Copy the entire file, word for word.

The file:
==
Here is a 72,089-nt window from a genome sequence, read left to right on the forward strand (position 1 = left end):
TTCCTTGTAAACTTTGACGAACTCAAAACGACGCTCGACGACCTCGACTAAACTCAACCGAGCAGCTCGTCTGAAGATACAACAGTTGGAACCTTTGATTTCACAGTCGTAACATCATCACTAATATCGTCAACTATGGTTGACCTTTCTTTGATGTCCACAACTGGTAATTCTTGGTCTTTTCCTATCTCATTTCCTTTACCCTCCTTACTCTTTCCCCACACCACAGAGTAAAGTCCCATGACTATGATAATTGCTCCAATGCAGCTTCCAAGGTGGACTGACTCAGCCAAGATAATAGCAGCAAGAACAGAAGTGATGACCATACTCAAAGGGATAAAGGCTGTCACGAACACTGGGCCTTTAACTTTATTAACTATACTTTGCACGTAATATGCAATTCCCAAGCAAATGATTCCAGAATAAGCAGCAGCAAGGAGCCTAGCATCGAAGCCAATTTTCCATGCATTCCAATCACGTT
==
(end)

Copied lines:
Here is a 72,089-nt window from a genome sequence, read left to right on the forward strand (position 1 = left end):
TTCCTTGTAAACTTTGACGAACTCAAAACGACGCTCGACGACCTCGACTAAACTCAACCGAGCAGCTCGTCTGAAGATACAACAGTTGGAACCTTTGATTTCACAGTCGTAACATCATCACTAATATCGTCAACTATGGTTGACCTTTCTTTGATGTCCACAACTGGTAATTCTTGGTCTTTTCCTATCTCATTTCCTTTACCCTCCTTACTCTTTCCCCACACCACAGAGTAAAGTCCCATGACTATGATAATTGCTCCAATGCAGCTTCCAAGGTGGACTGACTCAGCCAAGATAATAGCAGCAAGAACAGAAGTGATGACCATACTCAAAGGGATAAAGGCTGTCACGAACACTGGGCCTTTAACTTTATTAACTATACTTTGCACGTAATATGCAATTCCCAAGCAAATGATTCCAGAATAAGCAGCAGCAAGGAGCCTAGCATCGAAGCCAATTTTCCATGCATTCCAATCACGTT